Updated 04:08 PM EST, Tue, Jan 18, 2022

Univision's UniMas Draws More Major League Soccer Viewers Compared to ESPN & NBC Sports This Season

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2014 MLS Cup
Sporting KC goalkeeper Jimmy Nielsen (in pink jersey) hoists the MLS Cup and celebrates with teammates after the 2013 MLS Cup against Real Salt Lake at Sporting Park. Univision's UniMas television network managed to outdraw ESPN's viewership for the 2013 MLS Cup. (Photo : USA TODAY Sports/Denny Medley)

Major League Soccer's (MLS) ESPN ratings saw a decline in this year's coverage of the MLS Cup title match between Real Salt Lake and Sporting KC, but the American soccer league did see an increase in its Spanish-language UniMas telecast.

Univision's UniMas network garnered 514,000 viewers compared to ESPN's 505,000 viewers for this year's MLS Cup telecast, with league viewership up overall on the Spanish-language network by six percent compared to last year and double what Galavision - another Univision property that used to air MLS games - attracted when it held the broadcast rights for the American soccer league.

UniMas also beat out ESPN2's regular-season coverage, averaging 223,000 viewers for their Spanish-language telecast compared to 181,000 for ESPN2, despite the worldwide leader's sister station being available in 98,477,000 homes compared to UniMas' 65 million homes.

MLS has benefited from Univision's efforts to rebrand their Telefutura channel, which switched over to UniMas in January and focusing on attracting millennials to their network by featuring grittier programming with dramas based around the criminal underworld such as their Spanish-language remake of AMC's Breaking Bad named Metastasis as well as airing more sports programming including boxing, MLS games, Liga MX games, the 2013 CONCACAF Gold Cup, the 2013 Confederations Cup, Mexican national team World Cup qualifiers and their friendly matches, and next year's Brazil World Cup.

"UniMás delivers more action, more drama and more sports than ever before and will be another platform for us to celebrate our culture and connect America," said Randy Falco, president and CEO, Univision Communications Inc., at the time of the relaunch.

MLS has had success focusing on stadium attendance, with only the National Football League (NFL) and Major League Baseball (MLB) drawing more fans, averaging 18,611 fans per game this season, compared to other North American team sports (the National Basketball Association averaged 17,348 fans for the 2012-2013 regular-season and the NHL averaged 17, 768 fans for the strike-shortened 2012-2013 season), allowing for the league to look into expanding from 19 teams to 24 clubs by 2020.

The league announced this year they would be adding a second team in the New York City market (New York City FC) and the Orlando Soccer Lions while looking at Atlanta as a possible site for expansion (Atlanta Falcons owner Arthur Blank is interested in buying an MLS franchise) as well as teaming up with David Beckham to bring soccer back to the Miami area.

But the English-language television ratings for the league have declined this past season, with average viewership dropping by 29 percent on ESPN/ESPN2 and by eight percent to 112,000 on NBC Sports Network.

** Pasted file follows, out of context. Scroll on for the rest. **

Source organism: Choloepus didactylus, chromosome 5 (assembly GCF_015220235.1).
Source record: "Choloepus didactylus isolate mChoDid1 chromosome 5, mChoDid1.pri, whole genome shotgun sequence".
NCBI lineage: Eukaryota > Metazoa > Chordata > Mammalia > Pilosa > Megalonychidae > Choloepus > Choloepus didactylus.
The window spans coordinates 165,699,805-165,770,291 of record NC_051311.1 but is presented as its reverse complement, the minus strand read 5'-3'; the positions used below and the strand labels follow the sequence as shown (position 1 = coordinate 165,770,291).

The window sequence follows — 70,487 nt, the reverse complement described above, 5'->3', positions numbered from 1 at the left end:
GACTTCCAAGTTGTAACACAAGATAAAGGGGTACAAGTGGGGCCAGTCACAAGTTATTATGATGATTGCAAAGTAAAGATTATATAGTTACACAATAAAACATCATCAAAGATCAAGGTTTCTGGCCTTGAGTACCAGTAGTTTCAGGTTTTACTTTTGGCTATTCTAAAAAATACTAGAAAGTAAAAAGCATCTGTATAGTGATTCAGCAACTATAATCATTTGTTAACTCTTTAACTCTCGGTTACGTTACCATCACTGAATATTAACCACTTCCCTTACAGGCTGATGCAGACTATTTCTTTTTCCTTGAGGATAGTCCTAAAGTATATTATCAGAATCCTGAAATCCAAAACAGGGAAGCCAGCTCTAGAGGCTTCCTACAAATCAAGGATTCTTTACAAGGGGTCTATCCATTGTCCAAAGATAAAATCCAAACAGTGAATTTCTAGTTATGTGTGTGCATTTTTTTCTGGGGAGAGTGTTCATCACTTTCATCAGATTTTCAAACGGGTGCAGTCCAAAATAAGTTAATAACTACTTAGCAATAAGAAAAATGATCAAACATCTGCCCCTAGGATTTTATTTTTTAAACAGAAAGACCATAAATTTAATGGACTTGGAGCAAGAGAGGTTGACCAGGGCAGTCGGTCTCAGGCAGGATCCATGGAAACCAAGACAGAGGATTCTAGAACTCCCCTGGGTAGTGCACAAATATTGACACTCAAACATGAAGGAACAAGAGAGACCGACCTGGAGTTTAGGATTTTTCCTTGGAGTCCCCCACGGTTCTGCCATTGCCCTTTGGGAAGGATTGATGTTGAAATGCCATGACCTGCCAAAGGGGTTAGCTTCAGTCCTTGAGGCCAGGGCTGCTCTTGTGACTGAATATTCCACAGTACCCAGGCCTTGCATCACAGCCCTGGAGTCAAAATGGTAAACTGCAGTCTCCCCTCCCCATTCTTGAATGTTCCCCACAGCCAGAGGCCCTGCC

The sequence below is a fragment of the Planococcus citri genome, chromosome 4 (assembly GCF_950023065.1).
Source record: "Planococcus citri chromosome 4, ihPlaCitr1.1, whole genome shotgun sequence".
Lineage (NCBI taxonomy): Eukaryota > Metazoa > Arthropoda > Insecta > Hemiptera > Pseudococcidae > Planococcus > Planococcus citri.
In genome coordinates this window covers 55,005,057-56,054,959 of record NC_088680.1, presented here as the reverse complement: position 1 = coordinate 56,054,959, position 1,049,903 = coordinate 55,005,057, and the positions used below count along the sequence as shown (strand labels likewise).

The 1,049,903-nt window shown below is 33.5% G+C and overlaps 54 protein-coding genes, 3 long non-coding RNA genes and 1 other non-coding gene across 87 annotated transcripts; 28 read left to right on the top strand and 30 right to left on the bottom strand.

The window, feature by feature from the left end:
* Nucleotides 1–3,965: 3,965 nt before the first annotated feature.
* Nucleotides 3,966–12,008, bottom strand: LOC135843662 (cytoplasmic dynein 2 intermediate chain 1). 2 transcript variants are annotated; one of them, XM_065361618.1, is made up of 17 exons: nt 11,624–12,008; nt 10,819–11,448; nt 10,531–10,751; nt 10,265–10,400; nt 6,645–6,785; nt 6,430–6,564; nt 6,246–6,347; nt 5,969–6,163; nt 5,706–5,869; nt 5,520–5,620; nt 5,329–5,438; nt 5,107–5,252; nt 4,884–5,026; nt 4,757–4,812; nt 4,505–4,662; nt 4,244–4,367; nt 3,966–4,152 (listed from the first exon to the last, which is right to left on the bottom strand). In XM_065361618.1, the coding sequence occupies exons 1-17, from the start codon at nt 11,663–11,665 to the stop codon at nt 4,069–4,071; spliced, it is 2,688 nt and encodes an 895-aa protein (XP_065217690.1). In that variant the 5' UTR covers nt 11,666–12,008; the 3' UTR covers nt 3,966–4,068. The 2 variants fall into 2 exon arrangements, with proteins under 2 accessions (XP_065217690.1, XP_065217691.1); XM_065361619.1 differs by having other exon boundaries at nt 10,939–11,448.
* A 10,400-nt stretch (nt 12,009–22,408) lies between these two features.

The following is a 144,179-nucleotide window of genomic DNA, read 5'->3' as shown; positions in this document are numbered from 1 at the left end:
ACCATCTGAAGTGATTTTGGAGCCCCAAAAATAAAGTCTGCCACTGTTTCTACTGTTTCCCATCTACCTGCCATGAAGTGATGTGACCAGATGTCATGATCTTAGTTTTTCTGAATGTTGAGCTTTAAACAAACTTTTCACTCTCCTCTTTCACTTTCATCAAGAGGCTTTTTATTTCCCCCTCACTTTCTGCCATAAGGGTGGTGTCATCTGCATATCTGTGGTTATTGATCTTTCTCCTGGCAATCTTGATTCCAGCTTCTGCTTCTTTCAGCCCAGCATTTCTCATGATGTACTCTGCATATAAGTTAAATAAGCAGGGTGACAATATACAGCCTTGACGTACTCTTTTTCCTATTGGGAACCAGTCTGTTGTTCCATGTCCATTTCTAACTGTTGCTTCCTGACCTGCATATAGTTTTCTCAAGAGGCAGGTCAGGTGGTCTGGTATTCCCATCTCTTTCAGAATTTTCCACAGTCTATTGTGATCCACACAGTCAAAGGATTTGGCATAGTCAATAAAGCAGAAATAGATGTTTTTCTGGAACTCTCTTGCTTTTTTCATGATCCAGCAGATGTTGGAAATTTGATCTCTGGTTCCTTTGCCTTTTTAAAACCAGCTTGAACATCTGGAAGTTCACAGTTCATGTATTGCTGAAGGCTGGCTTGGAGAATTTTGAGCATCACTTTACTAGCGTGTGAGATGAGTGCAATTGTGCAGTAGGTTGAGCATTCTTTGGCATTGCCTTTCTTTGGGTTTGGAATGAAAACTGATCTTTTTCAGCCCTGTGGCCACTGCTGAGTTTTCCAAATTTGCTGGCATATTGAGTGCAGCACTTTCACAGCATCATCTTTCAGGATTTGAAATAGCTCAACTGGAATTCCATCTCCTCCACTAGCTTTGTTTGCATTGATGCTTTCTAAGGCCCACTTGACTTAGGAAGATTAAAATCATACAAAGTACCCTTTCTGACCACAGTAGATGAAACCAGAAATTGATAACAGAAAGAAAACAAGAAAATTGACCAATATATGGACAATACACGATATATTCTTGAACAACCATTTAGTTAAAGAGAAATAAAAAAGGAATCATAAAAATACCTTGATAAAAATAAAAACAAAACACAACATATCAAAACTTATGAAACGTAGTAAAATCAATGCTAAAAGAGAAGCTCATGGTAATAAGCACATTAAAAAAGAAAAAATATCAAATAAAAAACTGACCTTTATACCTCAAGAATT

Industry experts believe that while MLS has had great success boosting attendance and regional broadcast coverage, and with the league's media rights up for grabs in 2015, MLS has to leverage their attendance success into national broadcasting success to continue the league's growth.

"In a very cluttered sports broadcasting landscape, sometimes it's difficult to break through," said Scott Guglielmino, senior vice president of programming at ESPN to the Sports Business Journal. "We have to find the right scheduling mix of what works for MLS from both an attendance and national TV perspective."

MLS commissioner Don Garber agrees that the time is right for the league to bolster its national television presence considering the strides the league has made in recent years.

"To grow your television ratings, you have to grow your fan base first, and we've been growing our fan base," said Garber. "We have to find a partner that gives us the right schedule, that gives us the right promotion and marketing, that is embracing us in ways that will allow us to have our programming be valuable, and be a priority both for the broadcaster and for our fans."

One suggestion made is introducing a "flex schedule" component much like the NFL does to ensure the most compelling match-ups get national prime-time attention.

"We have strongly urged MLS to consider a flex-scheduling concept," said Jon Miller, president of programming for NBC Sports. "With good reason, MLS's focus has been on attendance and getting local television deals. I think they know now that national television should be a priority. Hopefully, the league will work with the club owners to make something like flex scheduling a reality."

MLS President Mark Abbott remains confident that the league will rebound next season, considering NBC's commitment to use their English Premier League broadcasts to promote MLS, as well as attaining viewers as a result of the World Cup ratings "bounce" the league tends to see after the tournament ends in July.

"The World Cup always introduces the sport to new fans, and we have seen increases in attendance and other metrics following every World Cup since the league's inception [in 1996]," said Abbott to SBJ.com. "The U.S. team will feature a core of MLS players such as Clint Dempsey, Landon Donovan, Omar Gonzalez and Graham Zusi, providing a tremendous opportunity to deepen our connection with the tens of millions of soccer fans in our country. We'll also have many players, such as Australian captain and Red Bulls midfielder Tim Cahill, competing for other countries in Brazil."

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